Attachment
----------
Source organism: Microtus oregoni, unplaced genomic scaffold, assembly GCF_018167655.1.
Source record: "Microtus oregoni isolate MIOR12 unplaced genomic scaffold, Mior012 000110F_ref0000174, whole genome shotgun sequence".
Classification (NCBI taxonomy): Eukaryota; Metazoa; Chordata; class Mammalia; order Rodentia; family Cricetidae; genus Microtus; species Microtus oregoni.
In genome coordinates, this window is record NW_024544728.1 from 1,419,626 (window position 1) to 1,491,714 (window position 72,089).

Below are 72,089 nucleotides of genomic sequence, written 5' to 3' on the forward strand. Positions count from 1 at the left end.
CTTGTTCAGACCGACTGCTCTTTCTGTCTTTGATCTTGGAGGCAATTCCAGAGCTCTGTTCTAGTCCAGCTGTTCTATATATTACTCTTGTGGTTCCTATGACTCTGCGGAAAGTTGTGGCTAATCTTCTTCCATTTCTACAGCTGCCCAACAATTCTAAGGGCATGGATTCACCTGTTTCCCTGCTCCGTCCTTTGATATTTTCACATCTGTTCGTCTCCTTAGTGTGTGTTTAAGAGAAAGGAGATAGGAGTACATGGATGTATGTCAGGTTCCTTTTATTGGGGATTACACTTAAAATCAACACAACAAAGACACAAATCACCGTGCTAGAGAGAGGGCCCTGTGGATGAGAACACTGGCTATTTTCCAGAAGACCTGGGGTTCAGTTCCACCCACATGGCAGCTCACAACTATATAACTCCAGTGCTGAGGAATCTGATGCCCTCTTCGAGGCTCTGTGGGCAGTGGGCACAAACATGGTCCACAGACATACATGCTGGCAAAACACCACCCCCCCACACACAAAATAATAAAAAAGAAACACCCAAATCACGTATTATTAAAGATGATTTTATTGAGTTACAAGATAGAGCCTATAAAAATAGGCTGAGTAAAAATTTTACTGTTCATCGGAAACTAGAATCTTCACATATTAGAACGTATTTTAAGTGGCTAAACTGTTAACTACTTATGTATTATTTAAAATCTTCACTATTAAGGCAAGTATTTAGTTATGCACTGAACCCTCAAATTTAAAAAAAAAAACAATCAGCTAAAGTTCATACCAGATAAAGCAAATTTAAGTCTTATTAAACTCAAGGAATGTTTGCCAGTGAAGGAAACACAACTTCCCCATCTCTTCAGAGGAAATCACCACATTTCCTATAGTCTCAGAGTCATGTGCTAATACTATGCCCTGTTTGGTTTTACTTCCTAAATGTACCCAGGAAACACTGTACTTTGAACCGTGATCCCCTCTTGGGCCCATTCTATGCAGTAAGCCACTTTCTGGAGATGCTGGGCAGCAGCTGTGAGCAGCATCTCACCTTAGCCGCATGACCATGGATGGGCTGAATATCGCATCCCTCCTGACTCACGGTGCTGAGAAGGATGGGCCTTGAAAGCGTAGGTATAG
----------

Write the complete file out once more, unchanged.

Source organism: Microtus oregoni, unplaced genomic scaffold, assembly GCF_018167655.1.
Source record: "Microtus oregoni isolate MIOR12 unplaced genomic scaffold, Mior012 000110F_ref0000174, whole genome shotgun sequence".
Classification (NCBI taxonomy): Eukaryota; Metazoa; Chordata; class Mammalia; order Rodentia; family Cricetidae; genus Microtus; species Microtus oregoni.
In genome coordinates, this window is record NW_024544728.1 from 1,419,626 (window position 1) to 1,491,714 (window position 72,089).

Below are 72,089 nucleotides of genomic sequence, written 5' to 3' on the forward strand. Positions count from 1 at the left end.
CTTGTTCAGACCGACTGCTCTTTCTGTCTTTGATCTTGGAGGCAATTCCAGAGCTCTGTTCTAGTCCAGCTGTTCTATATATTACTCTTGTGGTTCCTATGACTCTGCGGAAAGTTGTGGCTAATCTTCTTCCATTTCTACAGCTGCCCAACAATTCTAAGGGCATGGATTCACCTGTTTCCCTGCTCCGTCCTTTGATATTTTCACATCTGTTCGTCTCCTTAGTGTGTGTTTAAGAGAAAGGAGATAGGAGTACATGGATGTATGTCAGGTTCCTTTTATTGGGGATTACACTTAAAATCAACACAACAAAGACACAAATCACCGTGCTAGAGAGAGGGCCCTGTGGATGAGAACACTGGCTATTTTCCAGAAGACCTGGGGTTCAGTTCCACCCACATGGCAGCTCACAACTATATAACTCCAGTGCTGAGGAATCTGATGCCCTCTTCGAGGCTCTGTGGGCAGTGGGCACAAACATGGTCCACAGACATACATGCTGGCAAAACACCACCCCCCCACACACAAAATAATAAAAAAGAAACACCCAAATCACGTATTATTAAAGATGATTTTATTGAGTTACAAGATAGAGCCTATAAAAATAGGCTGAGTAAAAATTTTACTGTTCATCGGAAACTAGAATCTTCACATATTAGAACGTATTTTAAGTGGCTAAACTGTTAACTACTTATGTATTATTTAAAATCTTCACTATTAAGGCAAGTATTTAGTTATGCACTGAACCCTCAAATTTAAAAAAAAAAACAATCAGCTAAAGTTCATACCAGATAAAGCAAATTTAAGTCTTATTAAACTCAAGGAATGTTTGCCAGTGAAGGAAACACAACTTCCCCATCTCTTCAGAGGAAATCACCACATTTCCTATAGTCTCAGAGTCATGTGCTAATACTATGCCCTGTTTGGTTTTACTTCCTAAATGTACCCAGGAAACACTGTACTTTGAACCGTGATCCCCTCTTGGGCCCATTCTATGCAGTAAGCCACTTTCTGGAGATGCTGGGCAGCAGCTGTGAGCAGCATCTCACCTTAGCCGCATGACCATGGATGGGCTGAATATCGCATCCCTCCTGACTCACGGTGCTGAGAAGGATGGGCCTTGAAAGCGTAGGTATAG